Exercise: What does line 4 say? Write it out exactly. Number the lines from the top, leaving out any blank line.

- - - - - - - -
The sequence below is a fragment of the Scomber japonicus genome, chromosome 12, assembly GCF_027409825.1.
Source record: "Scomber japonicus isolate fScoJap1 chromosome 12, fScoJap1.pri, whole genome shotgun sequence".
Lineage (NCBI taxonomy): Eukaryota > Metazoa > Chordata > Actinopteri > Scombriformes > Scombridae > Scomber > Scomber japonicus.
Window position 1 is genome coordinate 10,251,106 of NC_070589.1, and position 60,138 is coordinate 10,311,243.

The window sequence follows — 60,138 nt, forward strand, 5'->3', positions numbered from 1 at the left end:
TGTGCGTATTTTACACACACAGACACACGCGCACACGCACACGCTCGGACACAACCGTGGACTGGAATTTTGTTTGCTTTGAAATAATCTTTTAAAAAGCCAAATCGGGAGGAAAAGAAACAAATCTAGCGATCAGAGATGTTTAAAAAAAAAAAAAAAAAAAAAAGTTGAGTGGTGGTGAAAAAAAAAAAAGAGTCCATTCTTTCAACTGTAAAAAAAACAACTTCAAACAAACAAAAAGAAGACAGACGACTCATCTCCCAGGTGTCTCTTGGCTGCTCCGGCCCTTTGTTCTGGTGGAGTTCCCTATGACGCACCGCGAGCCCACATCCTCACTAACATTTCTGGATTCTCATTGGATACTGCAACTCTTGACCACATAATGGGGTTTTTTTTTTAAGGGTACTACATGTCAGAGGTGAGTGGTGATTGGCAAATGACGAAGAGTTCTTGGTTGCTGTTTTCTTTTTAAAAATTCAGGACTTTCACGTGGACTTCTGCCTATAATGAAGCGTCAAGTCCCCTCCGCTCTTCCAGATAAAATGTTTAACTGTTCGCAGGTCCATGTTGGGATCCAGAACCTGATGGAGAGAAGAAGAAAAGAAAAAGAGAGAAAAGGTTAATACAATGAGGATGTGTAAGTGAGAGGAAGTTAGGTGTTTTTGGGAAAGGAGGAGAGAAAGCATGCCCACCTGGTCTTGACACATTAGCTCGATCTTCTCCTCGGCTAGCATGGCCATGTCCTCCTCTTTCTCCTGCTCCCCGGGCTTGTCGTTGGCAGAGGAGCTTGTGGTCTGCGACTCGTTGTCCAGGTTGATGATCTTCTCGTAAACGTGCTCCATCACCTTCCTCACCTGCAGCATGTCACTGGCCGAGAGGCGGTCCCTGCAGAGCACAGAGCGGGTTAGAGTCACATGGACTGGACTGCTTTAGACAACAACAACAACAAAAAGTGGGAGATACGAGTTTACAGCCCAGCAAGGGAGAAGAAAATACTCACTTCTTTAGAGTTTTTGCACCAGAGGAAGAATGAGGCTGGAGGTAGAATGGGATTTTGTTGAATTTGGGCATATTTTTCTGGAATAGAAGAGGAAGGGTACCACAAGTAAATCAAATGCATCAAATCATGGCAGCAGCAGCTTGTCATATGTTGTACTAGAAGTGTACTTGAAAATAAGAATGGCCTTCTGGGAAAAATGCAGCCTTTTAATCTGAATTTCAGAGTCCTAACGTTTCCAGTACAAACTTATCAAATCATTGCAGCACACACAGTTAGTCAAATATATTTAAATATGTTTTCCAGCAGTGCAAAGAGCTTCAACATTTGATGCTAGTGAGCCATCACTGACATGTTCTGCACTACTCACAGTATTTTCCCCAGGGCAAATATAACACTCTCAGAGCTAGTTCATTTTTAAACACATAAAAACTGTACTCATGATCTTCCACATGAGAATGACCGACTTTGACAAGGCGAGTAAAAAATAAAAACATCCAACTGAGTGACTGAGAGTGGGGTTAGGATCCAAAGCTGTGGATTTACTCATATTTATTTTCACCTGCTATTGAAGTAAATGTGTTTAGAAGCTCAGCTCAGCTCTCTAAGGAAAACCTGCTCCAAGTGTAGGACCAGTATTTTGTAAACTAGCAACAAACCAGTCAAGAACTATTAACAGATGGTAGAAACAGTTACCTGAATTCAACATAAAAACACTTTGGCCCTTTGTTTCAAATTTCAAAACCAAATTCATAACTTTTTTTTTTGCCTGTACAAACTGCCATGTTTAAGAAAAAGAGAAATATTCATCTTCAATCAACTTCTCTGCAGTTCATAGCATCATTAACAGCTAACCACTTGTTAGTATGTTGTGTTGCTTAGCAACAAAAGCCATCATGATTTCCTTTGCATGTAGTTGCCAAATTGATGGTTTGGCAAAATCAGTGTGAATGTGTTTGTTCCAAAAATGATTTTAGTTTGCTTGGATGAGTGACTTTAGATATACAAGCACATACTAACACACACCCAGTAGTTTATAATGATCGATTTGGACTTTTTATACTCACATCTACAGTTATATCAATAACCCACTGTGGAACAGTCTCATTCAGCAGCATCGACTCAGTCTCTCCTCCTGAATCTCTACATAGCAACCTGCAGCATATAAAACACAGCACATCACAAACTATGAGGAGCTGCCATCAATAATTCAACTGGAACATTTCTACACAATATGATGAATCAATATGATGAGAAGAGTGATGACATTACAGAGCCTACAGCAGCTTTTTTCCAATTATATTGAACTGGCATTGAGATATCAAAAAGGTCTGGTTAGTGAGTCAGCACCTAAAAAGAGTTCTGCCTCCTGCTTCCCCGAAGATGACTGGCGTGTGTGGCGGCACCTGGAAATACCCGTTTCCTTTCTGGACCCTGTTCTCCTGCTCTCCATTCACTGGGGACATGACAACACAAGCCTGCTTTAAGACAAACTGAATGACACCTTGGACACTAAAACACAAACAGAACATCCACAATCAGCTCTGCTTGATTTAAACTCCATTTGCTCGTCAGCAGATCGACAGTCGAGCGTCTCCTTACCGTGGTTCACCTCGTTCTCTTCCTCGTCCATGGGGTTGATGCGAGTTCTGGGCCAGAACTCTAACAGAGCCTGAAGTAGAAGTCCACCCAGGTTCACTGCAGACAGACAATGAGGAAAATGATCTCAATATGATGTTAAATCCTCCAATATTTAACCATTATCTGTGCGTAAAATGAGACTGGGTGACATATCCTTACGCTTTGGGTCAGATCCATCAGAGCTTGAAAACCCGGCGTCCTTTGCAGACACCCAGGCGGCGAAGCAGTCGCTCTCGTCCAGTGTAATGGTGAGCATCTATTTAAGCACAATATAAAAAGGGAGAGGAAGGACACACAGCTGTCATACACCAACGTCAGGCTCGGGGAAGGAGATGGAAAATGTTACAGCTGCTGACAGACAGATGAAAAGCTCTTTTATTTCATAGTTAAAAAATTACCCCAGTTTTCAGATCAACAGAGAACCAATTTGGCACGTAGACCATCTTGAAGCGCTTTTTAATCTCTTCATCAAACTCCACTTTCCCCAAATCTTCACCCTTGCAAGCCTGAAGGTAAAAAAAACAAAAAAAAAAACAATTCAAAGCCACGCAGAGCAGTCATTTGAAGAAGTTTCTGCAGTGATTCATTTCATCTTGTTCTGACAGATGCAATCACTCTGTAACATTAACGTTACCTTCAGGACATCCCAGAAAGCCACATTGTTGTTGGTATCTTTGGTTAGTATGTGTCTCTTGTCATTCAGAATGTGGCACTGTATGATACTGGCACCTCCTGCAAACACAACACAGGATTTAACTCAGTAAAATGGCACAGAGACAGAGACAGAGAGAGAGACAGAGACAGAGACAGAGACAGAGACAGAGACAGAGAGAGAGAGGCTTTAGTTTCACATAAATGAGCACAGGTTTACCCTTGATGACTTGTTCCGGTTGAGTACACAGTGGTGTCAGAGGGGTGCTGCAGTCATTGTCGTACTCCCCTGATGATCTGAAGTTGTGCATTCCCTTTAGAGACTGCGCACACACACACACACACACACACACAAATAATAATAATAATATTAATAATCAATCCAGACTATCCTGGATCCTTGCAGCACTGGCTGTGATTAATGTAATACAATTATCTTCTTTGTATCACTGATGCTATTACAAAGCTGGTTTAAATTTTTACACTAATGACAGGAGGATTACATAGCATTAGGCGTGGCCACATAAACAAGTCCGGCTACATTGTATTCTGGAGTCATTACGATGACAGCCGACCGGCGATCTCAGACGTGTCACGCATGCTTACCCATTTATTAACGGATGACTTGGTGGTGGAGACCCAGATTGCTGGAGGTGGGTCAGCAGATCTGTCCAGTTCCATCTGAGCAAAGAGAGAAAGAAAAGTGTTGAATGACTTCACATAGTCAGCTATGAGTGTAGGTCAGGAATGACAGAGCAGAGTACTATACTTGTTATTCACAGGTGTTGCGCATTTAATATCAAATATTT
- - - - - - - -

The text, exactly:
Window position 1 is genome coordinate 10,251,106 of NC_070589.1, and position 60,138 is coordinate 10,311,243.